Aesthetic studies, among which one may include anything that has to do with elocution, poetry, music, drawing, painting, modeling, building, or furnishing, whether we consider their influence upon the artist or upon the patron of art, are needed, in order to connect and complete the results of education as developed through science alone or through religion alone. These studies can do for our minds what science cannot, crowning its work with the halo of imagination and lighting its path to discovery. They can do for us what religion cannot, grounding its conceptions upon accuracy of observation and keeping them true to facts. Art unites the separated intellectual influences of the two other spheres. It can not only hold the mirror up to nature, but it can make all nature a mirror, and hold it up to the heavens. In times of intellectual and spiritual storm and stress, when night is above and waves below and winds behind and breakers ahead, the voice of art can sometimes speak peace to conflicting elements, and bring a great calm; and then, in the blue at our feet, we can see not only a little of the beauty of a little of the surface of the little star in which we live, but something also of the grandeur of all the stars of all the universe.—Idem.

Aesthetics, MEANING OF

The word aesthetics is traceable to a work termed "Aesthetica¬," published in Germany in 1750, by A. G. Baumgarten. The word was derived from the Greek word meaning "fitted to be perceived," and is now used to designate that which is fitted to the requirements of what philosophers term perception; in other words, fitted to accord with the laws, whether of physiology or psychology, which make effects appealing to the mind through the organs of perception—i.e., through the senses—satisfactory, agreeable, and, as we say, beautiful. If such effects need to be "fitted" to be perceived, they, of course, need to be made to differ from the condition in which they are presented in nature. That which causes them to differ from this is art. "Aesthetics is the science of the beautiful as exemplified in art. The latter has to do with the processes through which a sight or a sound may be "fitted to be perceived"; the former, with the effects after it has been put through these processes. One cannot be artistic without being able to design and produce; he may be esthetic, when able merely to appreciate and enjoy the results of design and production. The German term for the science, which some have tried to introduce into English, is aesthetic. But this term, except when employed as an adjective, seems to be out of analogy with English usage. According to it, the singular ending ic, as in logic and music, commonly designates some single department in which the methods of the science produce similar results. The plural ending ics, as in mathematics, physics, mechanics, and ethics, commonly designates a group of various departments, in which similar methods produce greatly varying results. The many different departments both of sight and of sound in which can be applied the principles underlying effects that can be "fitted to be perceived, " seem to render it appropriate and important that in English the science treating of them should be termed aesthetics.—Essentials of "AEsthetics, Preliminary Note.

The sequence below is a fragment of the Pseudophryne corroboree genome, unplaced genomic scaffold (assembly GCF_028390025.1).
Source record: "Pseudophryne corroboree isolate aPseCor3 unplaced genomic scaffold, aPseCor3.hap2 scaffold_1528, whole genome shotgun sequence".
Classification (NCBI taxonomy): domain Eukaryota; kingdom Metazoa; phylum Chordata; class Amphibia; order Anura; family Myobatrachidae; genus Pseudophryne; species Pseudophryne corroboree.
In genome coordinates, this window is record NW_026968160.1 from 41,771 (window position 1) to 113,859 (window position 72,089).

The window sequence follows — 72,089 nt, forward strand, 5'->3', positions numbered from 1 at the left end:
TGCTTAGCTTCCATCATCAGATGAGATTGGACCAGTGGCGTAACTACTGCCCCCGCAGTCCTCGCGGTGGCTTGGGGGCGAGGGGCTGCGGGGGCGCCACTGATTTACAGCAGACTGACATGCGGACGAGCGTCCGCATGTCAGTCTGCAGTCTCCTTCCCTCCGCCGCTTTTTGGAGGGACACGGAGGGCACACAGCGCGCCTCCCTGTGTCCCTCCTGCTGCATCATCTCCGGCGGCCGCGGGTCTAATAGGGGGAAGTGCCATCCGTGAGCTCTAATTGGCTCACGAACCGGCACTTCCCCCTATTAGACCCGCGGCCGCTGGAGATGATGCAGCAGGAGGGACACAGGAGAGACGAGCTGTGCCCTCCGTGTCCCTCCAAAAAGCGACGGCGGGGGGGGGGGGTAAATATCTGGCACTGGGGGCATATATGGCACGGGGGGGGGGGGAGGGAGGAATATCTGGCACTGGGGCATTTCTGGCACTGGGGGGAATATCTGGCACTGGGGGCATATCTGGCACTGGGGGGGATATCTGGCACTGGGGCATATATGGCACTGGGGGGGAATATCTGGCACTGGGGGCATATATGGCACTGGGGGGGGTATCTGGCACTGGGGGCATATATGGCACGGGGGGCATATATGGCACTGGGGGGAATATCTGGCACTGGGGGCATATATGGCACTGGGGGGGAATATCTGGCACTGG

Of course, in certain respects, these (esthetic) arts may be as useful as any that are termed useful: but the utility in them is always such as produces not a material but a mental result, and even no mental result except indirectly through an effect upon the senses.—Art in Theory, II.